Balladeer’s Blog’s reviews of my picks for The Top Five Harry Flashman Novels are still getting more than their share of attention. (Click HERE )
Before I move on to review the other Flashman novels I decided to instead speculate – in total fanboy mode – on what we readers missed out on with those Harry Flashman adventures referred to but not completed before author George MacDonald Fraser passed away in 2008.
Projected Title: FLASHMAN DOWN UNDER
Time Period: The early period of the Australian Gold Rush (1851-1852)
The Set-Up: The “Forty-Niner” section of Flashman and the Redskins ended in the Spring of 1850 with Harry and Kit Carson riding off into the sunset. Our antihero planned on at last completing his journey toward the California gold fields after all his misadventures along the way.
The Potential Story: Some members of the Australian outlaw gangs who would achieve large-scale fame during the Aussie Gold Rush got their start as failed prospectors turned criminals during the California Gold Rush. Once word got around about the Victoria finds many of the Australians abandoned California and sailed home hoping to strike it rich there.
After the thrilling Jornada del Muerto Desert finale to Flashman and the Redskins Harry was already in New Mexico so presumably he would have made it to California with at least half of 1850 still to go. Our protagonist’s usual boozing, gambling and whoring could easily have gotten him entangled in some way with a few of the shadier Aussies in the Golden State at the time.
Once word reached California about Australia’s very own Gold Rush, Harry could have boarded a ship for Down Under either along with some of the Cali Aussies OR trying to slip away from them for his usual reasons – having slept with some of their women, conning them out of money, etc.
Arriving in Australia, it’s safe to assume Flashman would still disdain the thought of actually working to strike it rich and would have settled in at first trying to con money from successful prospectors or winning it from them at the card-table. Continue reading
Balladeer’s Blog wishes a happy birthday to the USA! What happened in early July of 1776 certainly needs no rehashing so in keeping with my blog’s theme of addressing more out of the way subjects this post will examine various events that took place on other July 4ths throughout American history.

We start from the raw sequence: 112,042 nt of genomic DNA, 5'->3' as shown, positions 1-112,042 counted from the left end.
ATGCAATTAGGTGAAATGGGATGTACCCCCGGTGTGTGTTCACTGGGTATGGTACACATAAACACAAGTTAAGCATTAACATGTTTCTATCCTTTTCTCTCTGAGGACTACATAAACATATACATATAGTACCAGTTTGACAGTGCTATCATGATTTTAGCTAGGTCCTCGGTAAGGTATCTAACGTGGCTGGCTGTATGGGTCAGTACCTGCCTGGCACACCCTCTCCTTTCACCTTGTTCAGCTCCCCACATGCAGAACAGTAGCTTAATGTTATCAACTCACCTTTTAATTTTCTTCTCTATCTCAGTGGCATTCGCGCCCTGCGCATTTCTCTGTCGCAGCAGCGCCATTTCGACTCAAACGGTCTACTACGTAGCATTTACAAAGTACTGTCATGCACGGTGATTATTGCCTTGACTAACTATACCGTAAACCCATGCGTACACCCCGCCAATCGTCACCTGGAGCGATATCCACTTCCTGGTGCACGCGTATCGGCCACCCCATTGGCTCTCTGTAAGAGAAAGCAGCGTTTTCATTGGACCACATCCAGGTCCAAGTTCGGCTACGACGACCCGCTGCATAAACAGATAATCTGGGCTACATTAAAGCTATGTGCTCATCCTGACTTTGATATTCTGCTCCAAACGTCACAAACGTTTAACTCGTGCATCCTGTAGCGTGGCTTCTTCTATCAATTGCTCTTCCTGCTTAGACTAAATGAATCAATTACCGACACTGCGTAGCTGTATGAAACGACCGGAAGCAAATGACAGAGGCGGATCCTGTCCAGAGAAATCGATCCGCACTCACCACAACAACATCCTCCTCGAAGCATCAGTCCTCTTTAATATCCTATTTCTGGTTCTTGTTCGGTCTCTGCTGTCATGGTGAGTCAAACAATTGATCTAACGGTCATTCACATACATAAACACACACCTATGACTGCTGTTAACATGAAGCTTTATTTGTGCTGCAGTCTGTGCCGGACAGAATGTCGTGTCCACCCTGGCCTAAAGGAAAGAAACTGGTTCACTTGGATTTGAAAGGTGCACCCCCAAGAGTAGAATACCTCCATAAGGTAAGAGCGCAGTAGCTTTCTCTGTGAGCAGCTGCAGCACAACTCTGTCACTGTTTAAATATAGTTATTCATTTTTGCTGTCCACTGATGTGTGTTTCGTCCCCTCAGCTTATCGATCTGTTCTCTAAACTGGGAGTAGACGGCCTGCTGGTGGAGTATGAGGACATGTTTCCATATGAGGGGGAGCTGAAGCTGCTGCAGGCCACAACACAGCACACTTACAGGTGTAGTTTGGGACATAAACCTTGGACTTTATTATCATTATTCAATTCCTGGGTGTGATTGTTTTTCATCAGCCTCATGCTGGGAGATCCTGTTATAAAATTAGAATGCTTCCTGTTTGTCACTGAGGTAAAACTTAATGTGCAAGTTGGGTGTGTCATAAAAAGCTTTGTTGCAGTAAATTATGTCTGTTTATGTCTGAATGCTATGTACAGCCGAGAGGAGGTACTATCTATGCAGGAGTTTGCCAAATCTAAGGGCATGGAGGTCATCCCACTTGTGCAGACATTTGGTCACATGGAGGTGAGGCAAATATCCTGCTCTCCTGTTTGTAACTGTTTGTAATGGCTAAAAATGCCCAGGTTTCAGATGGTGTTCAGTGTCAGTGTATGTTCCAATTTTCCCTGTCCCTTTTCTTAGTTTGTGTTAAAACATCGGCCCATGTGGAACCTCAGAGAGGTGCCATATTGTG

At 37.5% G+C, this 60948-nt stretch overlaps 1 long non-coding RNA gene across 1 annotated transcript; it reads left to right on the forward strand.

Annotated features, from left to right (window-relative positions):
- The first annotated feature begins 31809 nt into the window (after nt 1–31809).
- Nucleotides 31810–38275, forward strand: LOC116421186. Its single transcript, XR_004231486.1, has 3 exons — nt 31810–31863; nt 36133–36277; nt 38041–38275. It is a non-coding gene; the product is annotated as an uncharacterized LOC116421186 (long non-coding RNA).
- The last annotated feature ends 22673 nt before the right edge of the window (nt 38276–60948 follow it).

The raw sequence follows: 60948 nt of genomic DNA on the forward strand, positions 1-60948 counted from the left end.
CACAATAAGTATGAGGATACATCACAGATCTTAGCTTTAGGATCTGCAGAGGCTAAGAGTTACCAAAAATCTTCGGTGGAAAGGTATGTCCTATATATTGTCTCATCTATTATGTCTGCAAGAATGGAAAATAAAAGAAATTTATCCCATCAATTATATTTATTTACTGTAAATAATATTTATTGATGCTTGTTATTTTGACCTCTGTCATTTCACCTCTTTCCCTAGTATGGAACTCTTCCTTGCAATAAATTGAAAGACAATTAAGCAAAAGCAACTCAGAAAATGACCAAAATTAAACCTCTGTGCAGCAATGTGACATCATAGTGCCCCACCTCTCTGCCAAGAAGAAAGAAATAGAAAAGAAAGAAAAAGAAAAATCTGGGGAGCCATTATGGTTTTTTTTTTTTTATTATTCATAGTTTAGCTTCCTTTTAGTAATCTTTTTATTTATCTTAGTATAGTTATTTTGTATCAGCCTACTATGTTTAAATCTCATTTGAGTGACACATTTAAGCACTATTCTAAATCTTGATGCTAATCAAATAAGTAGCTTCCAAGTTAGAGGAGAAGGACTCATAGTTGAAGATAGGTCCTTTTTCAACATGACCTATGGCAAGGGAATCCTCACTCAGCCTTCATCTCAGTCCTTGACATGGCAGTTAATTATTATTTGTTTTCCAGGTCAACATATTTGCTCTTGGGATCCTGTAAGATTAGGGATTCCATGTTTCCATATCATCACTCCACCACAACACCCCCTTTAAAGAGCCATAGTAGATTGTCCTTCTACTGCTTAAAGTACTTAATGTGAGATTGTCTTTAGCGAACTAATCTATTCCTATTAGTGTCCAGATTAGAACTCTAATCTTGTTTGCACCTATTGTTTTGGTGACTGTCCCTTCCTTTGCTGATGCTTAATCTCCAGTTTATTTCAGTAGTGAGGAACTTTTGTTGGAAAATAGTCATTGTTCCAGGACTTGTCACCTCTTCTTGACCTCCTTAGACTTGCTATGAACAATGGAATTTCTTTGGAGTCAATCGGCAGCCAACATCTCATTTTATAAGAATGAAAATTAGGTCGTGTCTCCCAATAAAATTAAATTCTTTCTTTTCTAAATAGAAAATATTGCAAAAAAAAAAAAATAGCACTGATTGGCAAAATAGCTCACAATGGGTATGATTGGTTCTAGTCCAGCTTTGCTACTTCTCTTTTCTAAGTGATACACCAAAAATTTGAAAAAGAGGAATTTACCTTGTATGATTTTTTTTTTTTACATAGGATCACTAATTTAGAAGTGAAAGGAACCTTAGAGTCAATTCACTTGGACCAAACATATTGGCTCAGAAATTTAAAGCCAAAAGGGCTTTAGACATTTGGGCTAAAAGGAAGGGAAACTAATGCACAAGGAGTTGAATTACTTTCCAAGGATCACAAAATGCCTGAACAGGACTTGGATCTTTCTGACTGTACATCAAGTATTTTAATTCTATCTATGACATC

JULY 4TH, 1778 – George Rogers Clark led his rebel forces in taking the British stronghold of Kaskaskia, near the confluence of the Mississippi and Kaskaskia Rivers. Clark and his Rangers were on a mission for then-Virginia Governor Patrick Henry.
JULY 4TH, 1783 – The Massachusetts Supreme Court is finalizing its written decision holding that slavery has been illegal in the state since adoption of the Massachusetts Declaration of Rights in 1780. Continue reading
With the 4th of July fast approaching here’s another seasonal post from Balladeer’s Blog. This action was also called the Battle of Groton Heights.
FORT GRISWOLD – Fort Griswold was an American fortess on Groton Heights in Connecticut overlooking the Thames River. On September 6th, 1781 the American traitor General Benedict Arnold and his British troops raided Groton and burned New London while battling the massively outnumbered Rebel troops in the fort.
Lieutenant General Sir Henry Clinton had sent General Arnold to raid and seize ships in Connecticut and to determine if the former colony was ripe for occupation by British forces. The spirited defense of Fort Griswold permitted multiple American ships to escape the attacking Red Coats and nipped in the bud Clinton’s plans for occupying Connecticut.
Benedict Arnold led at least 1,700 British regulars in the battle. Fort Griswold was defended by a mere 150 American Militiamen under the command of Lieutenant Colonel William Ledyard. Continue reading